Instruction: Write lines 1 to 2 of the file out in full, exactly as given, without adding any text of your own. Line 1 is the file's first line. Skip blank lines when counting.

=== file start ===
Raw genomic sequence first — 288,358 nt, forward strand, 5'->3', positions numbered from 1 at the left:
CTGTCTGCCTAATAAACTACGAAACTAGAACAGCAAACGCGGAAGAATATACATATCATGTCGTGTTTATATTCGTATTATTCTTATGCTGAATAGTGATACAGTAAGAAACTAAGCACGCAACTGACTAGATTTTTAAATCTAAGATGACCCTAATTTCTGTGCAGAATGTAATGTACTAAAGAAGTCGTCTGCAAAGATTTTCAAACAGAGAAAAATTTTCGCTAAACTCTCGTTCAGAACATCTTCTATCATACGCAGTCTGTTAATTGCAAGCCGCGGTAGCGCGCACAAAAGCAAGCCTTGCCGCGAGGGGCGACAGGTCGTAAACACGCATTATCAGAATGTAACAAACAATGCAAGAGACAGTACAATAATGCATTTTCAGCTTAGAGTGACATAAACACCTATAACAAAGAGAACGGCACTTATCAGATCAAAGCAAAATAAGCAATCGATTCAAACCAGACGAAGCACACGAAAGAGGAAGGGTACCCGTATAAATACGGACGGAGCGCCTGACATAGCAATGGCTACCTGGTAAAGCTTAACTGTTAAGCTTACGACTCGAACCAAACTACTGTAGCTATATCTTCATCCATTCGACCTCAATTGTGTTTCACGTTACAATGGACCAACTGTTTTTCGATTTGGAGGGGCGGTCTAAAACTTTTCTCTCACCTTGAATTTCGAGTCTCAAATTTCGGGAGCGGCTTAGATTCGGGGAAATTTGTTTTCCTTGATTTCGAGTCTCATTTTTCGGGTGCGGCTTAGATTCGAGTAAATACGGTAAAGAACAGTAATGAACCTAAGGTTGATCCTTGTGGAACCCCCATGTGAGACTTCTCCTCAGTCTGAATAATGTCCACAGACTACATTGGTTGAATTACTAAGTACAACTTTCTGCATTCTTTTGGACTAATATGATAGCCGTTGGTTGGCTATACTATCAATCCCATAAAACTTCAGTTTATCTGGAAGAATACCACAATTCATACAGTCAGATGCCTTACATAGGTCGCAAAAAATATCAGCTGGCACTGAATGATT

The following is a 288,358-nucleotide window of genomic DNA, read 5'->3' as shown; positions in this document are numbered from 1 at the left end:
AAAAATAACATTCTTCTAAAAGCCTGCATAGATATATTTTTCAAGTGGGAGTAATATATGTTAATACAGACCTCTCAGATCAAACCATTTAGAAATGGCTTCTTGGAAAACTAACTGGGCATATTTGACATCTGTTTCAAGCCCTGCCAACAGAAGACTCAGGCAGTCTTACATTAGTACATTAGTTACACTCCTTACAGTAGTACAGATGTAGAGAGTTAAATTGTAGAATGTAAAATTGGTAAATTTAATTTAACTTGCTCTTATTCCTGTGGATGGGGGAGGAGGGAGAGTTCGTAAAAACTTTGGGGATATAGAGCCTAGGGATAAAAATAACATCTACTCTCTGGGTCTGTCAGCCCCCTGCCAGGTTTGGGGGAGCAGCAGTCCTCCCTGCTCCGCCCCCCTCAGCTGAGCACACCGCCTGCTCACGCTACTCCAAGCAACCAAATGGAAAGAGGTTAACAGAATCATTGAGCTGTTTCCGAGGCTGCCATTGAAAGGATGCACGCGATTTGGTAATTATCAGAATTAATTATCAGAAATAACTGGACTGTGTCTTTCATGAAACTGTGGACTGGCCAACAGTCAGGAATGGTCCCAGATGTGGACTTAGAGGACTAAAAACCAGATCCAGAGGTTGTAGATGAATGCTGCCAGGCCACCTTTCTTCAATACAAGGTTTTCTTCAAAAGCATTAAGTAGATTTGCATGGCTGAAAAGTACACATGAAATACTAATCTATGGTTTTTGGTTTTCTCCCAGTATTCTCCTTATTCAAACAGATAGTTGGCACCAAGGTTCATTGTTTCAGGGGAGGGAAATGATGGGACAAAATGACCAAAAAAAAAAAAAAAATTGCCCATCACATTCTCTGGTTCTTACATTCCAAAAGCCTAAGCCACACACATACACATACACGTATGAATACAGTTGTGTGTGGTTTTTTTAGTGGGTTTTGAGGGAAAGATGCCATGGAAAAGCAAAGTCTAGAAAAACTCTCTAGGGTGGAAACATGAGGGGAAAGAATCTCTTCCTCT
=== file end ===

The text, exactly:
Raw genomic sequence first — 288,358 nt, forward strand, 5'->3', positions numbered from 1 at the left:
CTGTCTGCCTAATAAACTACGAAACTAGAACAGCAAACGCGGAAGAATATACATATCATGTCGTGTTTATATTCGTATTATTCTTATGCTGAATAGTGATACAGTAAGAAACTAAGCACGCAACTGACTAGATTTTTAAATCTAAGATGACCCTAATTTCTGTGCAGAATGTAATGTACTAAAGAAGTCGTCTGCAAAGATTTTCAAACAGAGAAAAATTTTCGCTAAACTCTCGTTCAGAACATCTTCTATCATACGCAGTCTGTTAATTGCAAGCCGCGGTAGCGCGCACAAAAGCAAGCCTTGCCGCGAGGGGCGACAGGTCGTAAACACGCATTATCAGAATGTAACAAACAATGCAAGAGACAGTACAATAATGCATTTTCAGCTTAGAGTGACATAAACACCTATAACAAAGAGAACGGCACTTATCAGATCAAAGCAAAATAAGCAATCGATTCAAACCAGACGAAGCACACGAAAGAGGAAGGGTACCCGTATAAATACGGACGGAGCGCCTGACATAGCAATGGCTACCTGGTAAAGCTTAACTGTTAAGCTTACGACTCGAACCAAACTACTGTAGCTATATCTTCATCCATTCGACCTCAATTGTGTTTCACGTTACAATGGACCAACTGTTTTTCGATTTGGAGGGGCGGTCTAAAACTTTTCTCTCACCTTGAATTTCGAGTCTCAAATTTCGGGAGCGGCTTAGATTCGGGGAAATTTGTTTTCCTTGATTTCGAGTCTCATTTTTCGGGTGCGGCTTAGATTCGAGTAAATACGGTAAAGAACAGTAATGAACCTAAGGTTGATCCTTGTGGAACCCCCATGTGAGACTTCTCCTCAGTCTGAATAATGTCCACAGACTACATTGGTTGAATTACTAAGTACAACTTTCTGCATTCTTTTGGACTAATATGATAGCCGTTGGTTGGCTATACTATCAATCCCATAAAACTTCAGTTTATCTGGAAGAATACCACAATTCATACAGTCAGATGCCTTACATAGGTCGCAAAAAATATCAGCTGGCACTGAATGATT